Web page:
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Drop the tree and either do a cut out then or cut the length containing the bees for removal later. As a side note, the bees don't care for chainsaw noise of vibrations
 

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Other than destroying the integrity of the colony, there is no 'good' way to 'get them out fast'

Does your buddy have the equipment to cut the tree above and below the colony and lower the section to the ground, keeping it upright ?

If so you can prop it up and work on it next spring.

Do it by the fast-n-dirty method and you're pretty sure to lose the colony.
 

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Discussion Starter · #4 ·
Its in the bottom of tree on a hill. We cut tree about ten foot up. Think im gonna cut it open and vacuum them all out and move them to a new place. Save what comb from them i can and rubber band them to frames. If i cant save any comb, i have a top bar with 9 comb.
 

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Saving comb (particularly eggs and larvae), will be essential for their survival if you don't capture the queen. I don't what kind of vacuum you have, but mine could not hold a tree full of bees:eek:
 

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Discussion Starter · #7 ·
Five gallon bucket vac. We cut the tree about ten foot up. Bees located at the bottom of the tree. I put a swarm trap next to tree with bait. Not sure it wil take them. My plan was to cut tree open till i can get to all the comb. Cut comb out to size of frame and rubber band them to frame while looking for queen and vacuuming bees. Ive watched alot of vids on the process. Should i do something different? Wait till spring?
 

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I've had good luck with cut outs and doing the rubber band gig onto the frames. Still cracks me up how the rubber bands eventually end up at the opening of the hive...Given a choice I would wait till spring, getting close to the end of the season now and they wont have much time to recover...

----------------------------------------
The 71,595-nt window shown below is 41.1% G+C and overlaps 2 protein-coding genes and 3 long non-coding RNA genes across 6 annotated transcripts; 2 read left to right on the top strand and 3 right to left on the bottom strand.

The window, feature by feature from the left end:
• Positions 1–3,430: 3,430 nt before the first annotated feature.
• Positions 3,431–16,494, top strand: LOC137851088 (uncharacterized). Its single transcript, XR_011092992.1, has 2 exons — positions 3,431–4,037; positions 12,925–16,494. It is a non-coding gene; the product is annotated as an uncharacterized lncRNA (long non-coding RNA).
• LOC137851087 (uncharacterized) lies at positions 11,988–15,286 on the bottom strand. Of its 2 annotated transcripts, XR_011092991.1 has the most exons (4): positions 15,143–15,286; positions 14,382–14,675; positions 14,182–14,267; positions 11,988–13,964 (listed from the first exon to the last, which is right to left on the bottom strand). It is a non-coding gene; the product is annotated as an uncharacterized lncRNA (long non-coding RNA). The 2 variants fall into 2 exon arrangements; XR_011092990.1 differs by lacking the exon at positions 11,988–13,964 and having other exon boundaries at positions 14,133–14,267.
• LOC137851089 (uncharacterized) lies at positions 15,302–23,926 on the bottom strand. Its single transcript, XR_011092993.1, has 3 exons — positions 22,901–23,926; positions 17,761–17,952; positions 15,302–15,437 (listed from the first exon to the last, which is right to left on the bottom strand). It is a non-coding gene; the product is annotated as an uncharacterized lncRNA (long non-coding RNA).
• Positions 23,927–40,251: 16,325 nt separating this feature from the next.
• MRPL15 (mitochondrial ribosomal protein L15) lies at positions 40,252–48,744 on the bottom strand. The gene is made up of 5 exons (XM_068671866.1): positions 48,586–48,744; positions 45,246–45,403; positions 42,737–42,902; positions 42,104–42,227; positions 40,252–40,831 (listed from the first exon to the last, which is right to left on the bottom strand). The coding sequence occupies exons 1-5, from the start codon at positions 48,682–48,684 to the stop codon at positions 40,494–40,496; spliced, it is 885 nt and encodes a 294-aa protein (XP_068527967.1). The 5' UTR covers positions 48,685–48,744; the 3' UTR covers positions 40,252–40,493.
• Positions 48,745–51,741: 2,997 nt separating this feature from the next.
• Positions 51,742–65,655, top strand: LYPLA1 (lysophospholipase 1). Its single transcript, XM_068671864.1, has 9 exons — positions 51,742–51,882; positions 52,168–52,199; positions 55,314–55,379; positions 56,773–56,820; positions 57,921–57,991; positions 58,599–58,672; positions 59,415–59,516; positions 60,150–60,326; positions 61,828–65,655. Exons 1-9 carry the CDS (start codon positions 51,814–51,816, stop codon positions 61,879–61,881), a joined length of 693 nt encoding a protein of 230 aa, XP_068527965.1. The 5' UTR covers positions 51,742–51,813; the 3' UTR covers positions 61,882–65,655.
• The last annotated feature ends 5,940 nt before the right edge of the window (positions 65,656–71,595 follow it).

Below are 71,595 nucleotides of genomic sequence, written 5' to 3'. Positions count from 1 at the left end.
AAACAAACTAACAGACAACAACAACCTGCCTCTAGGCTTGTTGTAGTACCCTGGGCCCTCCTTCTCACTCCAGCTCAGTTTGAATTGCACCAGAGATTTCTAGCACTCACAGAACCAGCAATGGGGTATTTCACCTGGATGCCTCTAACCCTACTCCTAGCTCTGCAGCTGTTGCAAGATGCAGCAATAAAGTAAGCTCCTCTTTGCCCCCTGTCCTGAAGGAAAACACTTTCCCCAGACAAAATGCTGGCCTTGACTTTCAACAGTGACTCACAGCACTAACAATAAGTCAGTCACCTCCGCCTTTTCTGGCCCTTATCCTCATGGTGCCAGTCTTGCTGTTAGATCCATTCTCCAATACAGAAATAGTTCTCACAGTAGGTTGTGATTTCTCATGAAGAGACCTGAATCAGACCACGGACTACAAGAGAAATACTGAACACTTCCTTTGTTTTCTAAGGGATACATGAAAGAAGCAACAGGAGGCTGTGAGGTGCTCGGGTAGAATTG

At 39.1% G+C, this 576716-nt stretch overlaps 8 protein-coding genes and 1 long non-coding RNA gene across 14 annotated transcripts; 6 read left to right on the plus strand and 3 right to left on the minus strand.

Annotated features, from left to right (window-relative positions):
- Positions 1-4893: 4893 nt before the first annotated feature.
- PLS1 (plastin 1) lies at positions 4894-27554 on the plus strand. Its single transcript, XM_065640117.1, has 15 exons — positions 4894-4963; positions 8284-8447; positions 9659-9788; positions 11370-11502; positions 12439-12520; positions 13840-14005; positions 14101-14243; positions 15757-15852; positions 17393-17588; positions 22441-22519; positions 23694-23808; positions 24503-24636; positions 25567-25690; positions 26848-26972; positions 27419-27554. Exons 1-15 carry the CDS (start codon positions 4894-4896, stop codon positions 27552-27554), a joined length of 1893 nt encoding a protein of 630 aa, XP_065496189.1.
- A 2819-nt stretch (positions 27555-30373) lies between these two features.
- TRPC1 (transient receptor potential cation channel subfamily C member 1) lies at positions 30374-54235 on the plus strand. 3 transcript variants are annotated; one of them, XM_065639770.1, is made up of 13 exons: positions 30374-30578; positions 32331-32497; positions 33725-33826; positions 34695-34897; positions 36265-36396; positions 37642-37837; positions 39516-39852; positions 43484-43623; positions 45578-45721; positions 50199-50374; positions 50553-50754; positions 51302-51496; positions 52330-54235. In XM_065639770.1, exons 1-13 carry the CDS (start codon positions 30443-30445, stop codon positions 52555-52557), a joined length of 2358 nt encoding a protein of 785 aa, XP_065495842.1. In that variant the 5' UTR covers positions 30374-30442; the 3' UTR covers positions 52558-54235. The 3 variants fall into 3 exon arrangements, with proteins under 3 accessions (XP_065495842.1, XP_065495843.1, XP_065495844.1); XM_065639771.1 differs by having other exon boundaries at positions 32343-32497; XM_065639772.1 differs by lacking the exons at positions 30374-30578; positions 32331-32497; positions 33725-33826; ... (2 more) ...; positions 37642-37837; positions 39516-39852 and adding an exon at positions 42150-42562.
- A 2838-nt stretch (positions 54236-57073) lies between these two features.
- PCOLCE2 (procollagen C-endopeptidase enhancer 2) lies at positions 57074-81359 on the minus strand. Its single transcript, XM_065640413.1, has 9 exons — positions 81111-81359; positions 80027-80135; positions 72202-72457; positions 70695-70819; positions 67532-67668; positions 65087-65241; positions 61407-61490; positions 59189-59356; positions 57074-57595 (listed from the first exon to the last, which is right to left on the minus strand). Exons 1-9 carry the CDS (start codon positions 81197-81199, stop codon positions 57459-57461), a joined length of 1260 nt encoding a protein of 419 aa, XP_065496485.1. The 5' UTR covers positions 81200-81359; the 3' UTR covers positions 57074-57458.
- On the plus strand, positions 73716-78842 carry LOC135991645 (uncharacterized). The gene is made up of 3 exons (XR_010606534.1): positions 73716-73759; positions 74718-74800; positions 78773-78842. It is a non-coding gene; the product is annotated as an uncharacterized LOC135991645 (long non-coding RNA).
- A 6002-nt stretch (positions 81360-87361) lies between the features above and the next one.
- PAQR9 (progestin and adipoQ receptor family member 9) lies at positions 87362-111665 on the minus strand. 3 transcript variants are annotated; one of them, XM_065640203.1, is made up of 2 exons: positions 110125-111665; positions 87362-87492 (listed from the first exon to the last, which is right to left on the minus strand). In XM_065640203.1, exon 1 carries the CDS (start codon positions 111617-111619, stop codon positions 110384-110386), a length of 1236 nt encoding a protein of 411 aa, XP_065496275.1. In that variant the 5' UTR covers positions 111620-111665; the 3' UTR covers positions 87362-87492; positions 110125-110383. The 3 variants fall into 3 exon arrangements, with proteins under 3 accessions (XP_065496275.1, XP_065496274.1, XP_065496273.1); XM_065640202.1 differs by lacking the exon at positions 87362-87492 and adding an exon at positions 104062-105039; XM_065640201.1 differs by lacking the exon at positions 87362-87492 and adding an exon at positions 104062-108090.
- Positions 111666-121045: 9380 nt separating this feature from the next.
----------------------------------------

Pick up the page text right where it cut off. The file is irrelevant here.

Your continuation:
Nanook
 

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Five gallon bucket vac. We cut the tree about ten foot up. Bees located at the bottom of the tree. I put a swarm trap next to tree with bait. Not sure it wil take them. My plan was to cut tree open till i can get to all the comb. Cut comb out to size of frame and rubber band them to frame while looking for queen and vacuuming bees. Ive watched alot of vids on the process. Should i do something different? Wait till spring?
Is the top of the colony exposed to the elements now? I seriously doubt the bees will vacate the tree for your trap. Your odds of them living through this process of relocation decreases as Fall approaches, & will most likely increase by waiting to the Spring.
 

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You may want to put a board or tarp over the top for the winter. Just in case the rain seeps in through the rotted wood over the winter.
 

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The tree was hollow but full of rotted wood at top where we cut it. I talked him into letting me wait till spring.
Next spring, CAREFULLY cut a bit off at a time until you get to the top of the combs

Then fasten a bottom board with a large hole to the tree, sealing up all openings between the bottom of the board and the tree trunk and add a deep, preferably with drawn comb and maybe a frame of brood.......FASTEN IT somehow, don't depend on gravity to keep a hive there.

Close off all other openings, but SCREEN at least one for ventilation, as low down as possible (reason for that below).

After a few hours, the bees will start using the hive body entrance, in a few days, smoke the colony thoroughly at the screened hole; or if there is one lower down that you sealed off, at that one; or drill into the lower part of the nest with a 3/4" spur bit and use that, plugging it when done., with luck you will drive the queen up into the deep.

Check the combs for eggs, when you see that, she is up, you may have to do the smoke thing several times....

Once she is up there, keep a close watch especially if given drawn combs, so they don't run out of room and swarm.

3 weeks after you see eggs / larva up top, all the brood should be out of the tree trunk, so set the hive, on a regular bottom board, next to it and let them rob out the remaining honey.

Good luck !
 
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